According to current thinking, anyone who fails to succeed must have something wrong with them. The pressure to achieve and be happy is taking a heavy toll, resulting in a warped view of the self, disorientation, and despair. People are lonelier than ever before. Today’s pay-for-performance mentality is turning institutions such as schools, universities, and hospitals into businesses — even individuals are being made to think of themselves as one-person enterprises. Love is increasingly hard to find, and we struggle to lead meaningful lives.
In What about Me?, Paul Verhaeghe’s main concern is how social change has led to this psychic crisis and altered the way we think about ourselves. He investigates the effects of 30 years of neoliberalism, free-market forces, privatisation, and the relationship between our engineered society and individual identity. It turns out that who we are is, as always, determined by the context in which we live.
From his clinical experience as a psychotherapist, Verhaeghe shows the profound impact that social change is having on mental health, even affecting the nature of the disorders from which we suffer. But his book ends on a note of cautious optimism. Can we once again become masters of our fate?
Paul Verhaeghe is professor of clinical psychology and psychoanalysis at the University of Ghent in Belgium, and is also in private practice. He is the author of Narcissus in Mourning, Love in a Time of Loneliness, and What about Me?: the struggle for identity in a marked-based society. The American edition of On Being Normal and Other Disorders (2002) was awarded the Goethe Prize.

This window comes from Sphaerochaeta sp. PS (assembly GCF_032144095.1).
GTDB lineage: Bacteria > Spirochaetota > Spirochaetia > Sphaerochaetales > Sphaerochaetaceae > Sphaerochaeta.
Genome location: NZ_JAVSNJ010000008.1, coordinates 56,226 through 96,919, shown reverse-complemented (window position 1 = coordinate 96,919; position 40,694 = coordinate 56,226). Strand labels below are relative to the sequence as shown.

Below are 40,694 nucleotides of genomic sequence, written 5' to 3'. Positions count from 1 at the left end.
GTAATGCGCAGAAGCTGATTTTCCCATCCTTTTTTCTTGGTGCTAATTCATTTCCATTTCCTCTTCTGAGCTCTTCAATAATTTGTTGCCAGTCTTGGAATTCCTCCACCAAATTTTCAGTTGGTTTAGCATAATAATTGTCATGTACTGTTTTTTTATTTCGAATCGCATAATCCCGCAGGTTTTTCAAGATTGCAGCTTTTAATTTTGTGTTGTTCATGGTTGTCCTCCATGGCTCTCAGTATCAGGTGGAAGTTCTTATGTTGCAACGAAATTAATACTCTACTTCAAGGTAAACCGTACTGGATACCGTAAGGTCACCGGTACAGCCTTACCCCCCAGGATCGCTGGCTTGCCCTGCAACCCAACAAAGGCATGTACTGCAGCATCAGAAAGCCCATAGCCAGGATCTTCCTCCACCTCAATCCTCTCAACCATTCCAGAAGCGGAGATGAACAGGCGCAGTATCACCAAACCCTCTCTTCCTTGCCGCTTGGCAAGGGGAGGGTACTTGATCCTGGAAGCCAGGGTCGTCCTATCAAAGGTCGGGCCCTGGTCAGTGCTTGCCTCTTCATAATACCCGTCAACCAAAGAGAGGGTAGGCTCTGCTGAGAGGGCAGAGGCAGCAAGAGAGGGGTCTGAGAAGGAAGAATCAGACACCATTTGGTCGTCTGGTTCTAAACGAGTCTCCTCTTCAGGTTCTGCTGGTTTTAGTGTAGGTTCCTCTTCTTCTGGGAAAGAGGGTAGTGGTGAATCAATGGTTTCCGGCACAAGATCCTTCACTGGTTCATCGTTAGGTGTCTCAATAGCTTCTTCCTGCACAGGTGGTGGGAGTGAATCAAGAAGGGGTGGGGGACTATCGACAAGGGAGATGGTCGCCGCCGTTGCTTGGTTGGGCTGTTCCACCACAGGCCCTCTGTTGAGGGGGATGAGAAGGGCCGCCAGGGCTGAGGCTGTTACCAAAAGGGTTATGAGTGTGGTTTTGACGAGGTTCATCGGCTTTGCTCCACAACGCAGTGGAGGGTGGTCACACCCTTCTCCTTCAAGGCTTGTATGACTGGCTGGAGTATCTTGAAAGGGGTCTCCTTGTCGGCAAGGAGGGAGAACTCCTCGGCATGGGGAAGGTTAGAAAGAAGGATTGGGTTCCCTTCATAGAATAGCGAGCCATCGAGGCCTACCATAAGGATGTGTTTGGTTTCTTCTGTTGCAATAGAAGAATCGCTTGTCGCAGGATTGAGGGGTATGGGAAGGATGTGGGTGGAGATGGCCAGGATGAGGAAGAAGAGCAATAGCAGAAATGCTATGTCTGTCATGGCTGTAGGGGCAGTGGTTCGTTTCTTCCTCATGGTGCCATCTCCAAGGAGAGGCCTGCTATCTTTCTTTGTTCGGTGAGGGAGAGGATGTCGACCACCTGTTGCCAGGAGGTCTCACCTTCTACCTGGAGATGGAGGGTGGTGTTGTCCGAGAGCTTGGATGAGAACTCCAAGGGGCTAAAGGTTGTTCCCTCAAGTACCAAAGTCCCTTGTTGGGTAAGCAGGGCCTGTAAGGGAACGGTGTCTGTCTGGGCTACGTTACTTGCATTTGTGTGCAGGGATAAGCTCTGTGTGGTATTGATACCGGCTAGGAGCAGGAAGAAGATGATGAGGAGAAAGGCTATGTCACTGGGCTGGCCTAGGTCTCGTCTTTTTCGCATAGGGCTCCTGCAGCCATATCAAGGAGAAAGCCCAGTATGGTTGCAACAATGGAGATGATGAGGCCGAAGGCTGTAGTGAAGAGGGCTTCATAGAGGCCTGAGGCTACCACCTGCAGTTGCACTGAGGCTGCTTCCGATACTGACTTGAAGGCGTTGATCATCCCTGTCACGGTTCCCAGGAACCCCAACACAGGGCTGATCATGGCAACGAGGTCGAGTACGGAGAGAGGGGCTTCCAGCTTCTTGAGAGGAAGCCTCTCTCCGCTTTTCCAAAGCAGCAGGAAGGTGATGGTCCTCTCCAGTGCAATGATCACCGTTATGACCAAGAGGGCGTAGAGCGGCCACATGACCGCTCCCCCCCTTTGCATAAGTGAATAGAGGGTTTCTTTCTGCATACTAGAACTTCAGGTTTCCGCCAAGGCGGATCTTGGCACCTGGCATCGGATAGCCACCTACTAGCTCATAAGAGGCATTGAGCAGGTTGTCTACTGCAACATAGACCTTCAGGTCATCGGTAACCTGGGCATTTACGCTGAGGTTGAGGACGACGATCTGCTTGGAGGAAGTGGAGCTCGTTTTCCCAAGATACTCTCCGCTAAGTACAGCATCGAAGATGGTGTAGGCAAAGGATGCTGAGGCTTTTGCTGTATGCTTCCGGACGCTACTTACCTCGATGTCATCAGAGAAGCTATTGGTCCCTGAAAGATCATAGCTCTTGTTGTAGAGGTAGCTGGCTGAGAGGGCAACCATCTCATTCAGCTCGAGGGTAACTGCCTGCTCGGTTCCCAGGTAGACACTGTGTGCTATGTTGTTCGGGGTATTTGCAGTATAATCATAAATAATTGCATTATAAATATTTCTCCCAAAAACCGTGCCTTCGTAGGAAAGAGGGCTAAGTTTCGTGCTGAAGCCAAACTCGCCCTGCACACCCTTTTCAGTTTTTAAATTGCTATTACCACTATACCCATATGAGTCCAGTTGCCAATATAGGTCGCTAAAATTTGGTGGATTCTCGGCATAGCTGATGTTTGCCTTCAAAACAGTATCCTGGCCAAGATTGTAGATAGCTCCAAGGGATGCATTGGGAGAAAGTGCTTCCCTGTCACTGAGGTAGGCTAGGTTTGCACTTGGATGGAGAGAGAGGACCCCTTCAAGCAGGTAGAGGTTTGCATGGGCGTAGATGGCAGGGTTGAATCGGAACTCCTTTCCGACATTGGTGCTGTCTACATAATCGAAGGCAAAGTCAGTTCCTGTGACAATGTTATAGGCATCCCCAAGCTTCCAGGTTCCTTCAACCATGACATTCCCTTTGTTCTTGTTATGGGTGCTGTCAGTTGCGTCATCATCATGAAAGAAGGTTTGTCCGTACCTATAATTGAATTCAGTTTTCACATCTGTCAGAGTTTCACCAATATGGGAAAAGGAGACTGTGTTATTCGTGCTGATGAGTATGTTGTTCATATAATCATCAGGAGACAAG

Jane Hedley-Prôle studied German and Dutch at the University of Liverpool, after which she settled in the Netherlands. Alongside her job at the Ministry of Foreign Affairs she works as a freelance translator. Since her accreditation as a literary translator by the Dutch Foundation for Literature she has translated Diaghilev; A Life by Sjeng Scheijen (together with S.J. Leinbach), The Fetish Room by Rudi Rotthier, We Are Our Brains by Dick Swaab and many short stories for the Citybooks initiative by the Flemish-Dutch publishers deBuren.
“Remarkable…What About Me? is one of those books that, by making connections between apparently distinct phenomena, permits sudden new insights into what is happening to us and why.”
—George Monbiot, The Guardian
“Paul Verhaeghe brilliantly captures the long-term impact that living in a profit-obsessed society has had on our psychology. An excellent book.”
“[An] intriguing study of modern identity”
“This book begins quietly and slowly builds in power and eloquence as it illuminates the impact of the past 30 years of neo-liberal ideology on our sense of identity.” PICK OF THE WEEK